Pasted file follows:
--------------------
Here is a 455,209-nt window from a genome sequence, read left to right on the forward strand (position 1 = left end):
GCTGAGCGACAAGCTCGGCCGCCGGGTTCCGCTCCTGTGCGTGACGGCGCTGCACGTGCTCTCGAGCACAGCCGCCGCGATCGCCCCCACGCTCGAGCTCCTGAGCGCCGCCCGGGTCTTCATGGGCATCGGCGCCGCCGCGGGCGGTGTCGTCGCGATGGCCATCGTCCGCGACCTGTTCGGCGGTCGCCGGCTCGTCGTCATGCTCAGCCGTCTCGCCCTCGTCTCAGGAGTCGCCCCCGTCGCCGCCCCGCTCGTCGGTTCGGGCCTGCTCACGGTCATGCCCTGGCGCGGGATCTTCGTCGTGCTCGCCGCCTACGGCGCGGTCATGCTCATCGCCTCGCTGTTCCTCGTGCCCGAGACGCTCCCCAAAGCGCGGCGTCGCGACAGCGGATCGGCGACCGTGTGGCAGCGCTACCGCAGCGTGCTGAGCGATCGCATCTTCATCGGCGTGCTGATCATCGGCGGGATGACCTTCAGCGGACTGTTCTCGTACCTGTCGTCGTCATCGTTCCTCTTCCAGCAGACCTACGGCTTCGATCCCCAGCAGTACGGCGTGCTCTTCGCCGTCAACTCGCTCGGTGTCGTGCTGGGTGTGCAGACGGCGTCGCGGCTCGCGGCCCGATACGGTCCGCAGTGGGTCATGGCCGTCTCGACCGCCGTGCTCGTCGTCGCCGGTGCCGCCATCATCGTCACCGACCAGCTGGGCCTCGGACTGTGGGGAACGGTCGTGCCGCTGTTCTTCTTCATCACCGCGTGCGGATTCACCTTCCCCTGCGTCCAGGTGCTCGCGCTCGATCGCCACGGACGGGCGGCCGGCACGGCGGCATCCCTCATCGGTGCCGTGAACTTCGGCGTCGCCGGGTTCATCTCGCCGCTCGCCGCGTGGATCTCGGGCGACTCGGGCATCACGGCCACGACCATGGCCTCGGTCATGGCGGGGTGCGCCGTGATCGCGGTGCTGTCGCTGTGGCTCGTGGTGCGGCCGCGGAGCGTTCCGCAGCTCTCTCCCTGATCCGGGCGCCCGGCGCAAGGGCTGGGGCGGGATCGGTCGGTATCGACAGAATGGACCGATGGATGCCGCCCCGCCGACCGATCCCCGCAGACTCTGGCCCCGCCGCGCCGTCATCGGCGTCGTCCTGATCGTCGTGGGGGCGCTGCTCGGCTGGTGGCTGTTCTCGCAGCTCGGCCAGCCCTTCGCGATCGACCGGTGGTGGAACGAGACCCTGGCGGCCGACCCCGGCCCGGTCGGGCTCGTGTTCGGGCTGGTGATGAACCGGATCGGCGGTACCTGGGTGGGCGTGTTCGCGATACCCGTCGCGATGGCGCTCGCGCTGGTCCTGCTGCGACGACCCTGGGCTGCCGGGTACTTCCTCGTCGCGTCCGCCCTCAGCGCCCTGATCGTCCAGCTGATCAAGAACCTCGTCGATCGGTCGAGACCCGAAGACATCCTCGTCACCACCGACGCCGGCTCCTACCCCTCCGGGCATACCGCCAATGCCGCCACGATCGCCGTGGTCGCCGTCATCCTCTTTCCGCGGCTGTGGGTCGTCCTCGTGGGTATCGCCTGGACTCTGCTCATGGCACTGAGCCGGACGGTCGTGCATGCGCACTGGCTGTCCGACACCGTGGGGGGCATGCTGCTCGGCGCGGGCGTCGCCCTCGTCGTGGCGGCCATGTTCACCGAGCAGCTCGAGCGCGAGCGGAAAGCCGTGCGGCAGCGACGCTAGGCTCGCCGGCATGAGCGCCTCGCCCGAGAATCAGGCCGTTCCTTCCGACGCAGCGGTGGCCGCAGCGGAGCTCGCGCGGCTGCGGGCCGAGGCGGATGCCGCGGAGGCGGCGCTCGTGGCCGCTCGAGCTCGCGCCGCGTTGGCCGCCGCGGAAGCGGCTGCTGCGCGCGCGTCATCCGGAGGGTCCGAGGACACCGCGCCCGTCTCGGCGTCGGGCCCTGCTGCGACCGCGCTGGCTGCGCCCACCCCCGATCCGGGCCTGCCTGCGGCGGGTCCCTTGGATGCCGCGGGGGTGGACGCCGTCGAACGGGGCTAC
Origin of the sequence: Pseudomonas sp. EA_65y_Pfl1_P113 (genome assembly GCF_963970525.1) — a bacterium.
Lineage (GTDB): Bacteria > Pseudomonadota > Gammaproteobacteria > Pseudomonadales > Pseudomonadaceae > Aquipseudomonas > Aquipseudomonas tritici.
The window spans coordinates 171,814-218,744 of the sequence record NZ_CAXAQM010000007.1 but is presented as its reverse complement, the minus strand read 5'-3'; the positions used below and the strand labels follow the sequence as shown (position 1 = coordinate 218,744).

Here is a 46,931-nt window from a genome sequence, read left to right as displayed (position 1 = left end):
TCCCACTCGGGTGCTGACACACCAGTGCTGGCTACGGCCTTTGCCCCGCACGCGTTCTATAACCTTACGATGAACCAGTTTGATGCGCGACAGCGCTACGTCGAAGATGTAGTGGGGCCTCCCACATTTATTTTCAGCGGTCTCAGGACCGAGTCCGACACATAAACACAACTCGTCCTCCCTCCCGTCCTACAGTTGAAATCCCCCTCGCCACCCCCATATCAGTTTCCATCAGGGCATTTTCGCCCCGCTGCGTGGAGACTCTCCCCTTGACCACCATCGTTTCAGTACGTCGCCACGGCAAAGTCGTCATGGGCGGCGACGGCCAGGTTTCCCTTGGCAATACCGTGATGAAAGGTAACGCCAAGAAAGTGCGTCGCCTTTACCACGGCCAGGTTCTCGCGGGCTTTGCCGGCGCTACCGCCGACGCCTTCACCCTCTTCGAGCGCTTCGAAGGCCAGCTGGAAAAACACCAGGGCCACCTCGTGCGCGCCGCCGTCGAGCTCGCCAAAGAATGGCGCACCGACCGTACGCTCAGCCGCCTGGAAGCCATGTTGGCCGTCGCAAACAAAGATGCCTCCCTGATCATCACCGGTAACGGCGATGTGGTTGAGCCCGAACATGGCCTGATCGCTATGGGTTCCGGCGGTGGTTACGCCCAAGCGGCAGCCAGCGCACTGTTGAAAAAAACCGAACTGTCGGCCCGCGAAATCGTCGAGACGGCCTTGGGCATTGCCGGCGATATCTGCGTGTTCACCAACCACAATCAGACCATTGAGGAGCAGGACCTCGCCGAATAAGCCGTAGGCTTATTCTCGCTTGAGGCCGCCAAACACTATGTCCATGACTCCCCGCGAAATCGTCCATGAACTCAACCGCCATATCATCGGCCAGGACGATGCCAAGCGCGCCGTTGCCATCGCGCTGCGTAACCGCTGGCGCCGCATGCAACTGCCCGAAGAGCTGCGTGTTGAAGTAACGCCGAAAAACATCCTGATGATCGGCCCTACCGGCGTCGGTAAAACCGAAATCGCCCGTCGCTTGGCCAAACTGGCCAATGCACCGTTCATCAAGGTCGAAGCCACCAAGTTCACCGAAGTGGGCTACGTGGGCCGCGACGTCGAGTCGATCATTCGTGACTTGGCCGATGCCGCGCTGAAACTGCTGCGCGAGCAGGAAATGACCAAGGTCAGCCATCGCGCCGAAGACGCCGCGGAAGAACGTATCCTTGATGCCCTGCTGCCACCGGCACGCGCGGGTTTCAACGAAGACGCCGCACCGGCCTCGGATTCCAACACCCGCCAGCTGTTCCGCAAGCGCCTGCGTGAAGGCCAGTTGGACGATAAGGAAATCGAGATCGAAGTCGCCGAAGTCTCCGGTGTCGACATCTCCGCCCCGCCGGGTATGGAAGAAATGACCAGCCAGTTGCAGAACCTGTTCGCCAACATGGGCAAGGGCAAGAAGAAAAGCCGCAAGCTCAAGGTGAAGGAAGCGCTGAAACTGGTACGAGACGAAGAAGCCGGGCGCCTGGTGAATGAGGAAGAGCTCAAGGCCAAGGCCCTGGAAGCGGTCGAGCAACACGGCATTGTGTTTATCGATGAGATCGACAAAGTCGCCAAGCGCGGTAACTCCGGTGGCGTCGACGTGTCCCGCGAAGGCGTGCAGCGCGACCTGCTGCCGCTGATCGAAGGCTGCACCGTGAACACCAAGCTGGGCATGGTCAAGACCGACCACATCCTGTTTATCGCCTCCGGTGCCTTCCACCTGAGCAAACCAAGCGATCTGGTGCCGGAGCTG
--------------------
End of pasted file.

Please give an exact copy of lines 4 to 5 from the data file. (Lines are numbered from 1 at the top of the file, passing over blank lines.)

Lineage (GTDB): Bacteria > Pseudomonadota > Gammaproteobacteria > Pseudomonadales > Pseudomonadaceae > Aquipseudomonas > Aquipseudomonas tritici.
The window spans coordinates 171,814-218,744 of the sequence record NZ_CAXAQM010000007.1 but is presented as its reverse complement, the minus strand read 5'-3'; the positions used below and the strand labels follow the sequence as shown (position 1 = coordinate 218,744).